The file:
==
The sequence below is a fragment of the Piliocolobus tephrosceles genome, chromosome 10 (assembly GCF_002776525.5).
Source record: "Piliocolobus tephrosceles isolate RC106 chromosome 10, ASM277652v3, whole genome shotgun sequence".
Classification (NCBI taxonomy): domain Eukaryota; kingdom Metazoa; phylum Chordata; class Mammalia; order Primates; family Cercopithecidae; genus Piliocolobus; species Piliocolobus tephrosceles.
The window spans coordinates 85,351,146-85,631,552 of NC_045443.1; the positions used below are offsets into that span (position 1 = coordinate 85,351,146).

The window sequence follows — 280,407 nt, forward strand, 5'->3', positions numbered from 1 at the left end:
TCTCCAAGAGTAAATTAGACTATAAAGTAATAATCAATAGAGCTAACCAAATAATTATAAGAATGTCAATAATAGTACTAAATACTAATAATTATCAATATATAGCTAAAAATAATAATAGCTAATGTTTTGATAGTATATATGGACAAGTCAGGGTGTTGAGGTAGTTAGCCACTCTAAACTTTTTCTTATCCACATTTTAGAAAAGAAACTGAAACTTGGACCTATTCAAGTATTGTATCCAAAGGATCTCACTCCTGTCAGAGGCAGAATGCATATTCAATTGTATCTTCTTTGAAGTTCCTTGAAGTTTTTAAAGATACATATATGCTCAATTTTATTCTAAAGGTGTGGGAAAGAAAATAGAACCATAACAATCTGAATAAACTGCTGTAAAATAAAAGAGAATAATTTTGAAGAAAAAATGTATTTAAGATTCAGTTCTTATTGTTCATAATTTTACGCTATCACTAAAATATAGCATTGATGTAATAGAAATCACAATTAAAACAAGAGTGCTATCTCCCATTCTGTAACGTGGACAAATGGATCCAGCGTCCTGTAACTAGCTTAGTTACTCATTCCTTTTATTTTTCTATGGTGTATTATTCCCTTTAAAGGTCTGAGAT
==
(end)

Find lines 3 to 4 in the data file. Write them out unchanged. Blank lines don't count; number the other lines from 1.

Classification (NCBI taxonomy): domain Eukaryota; kingdom Metazoa; phylum Chordata; class Mammalia; order Primates; family Cercopithecidae; genus Piliocolobus; species Piliocolobus tephrosceles.
The window spans coordinates 85,351,146-85,631,552 of NC_045443.1; the positions used below are offsets into that span (position 1 = coordinate 85,351,146).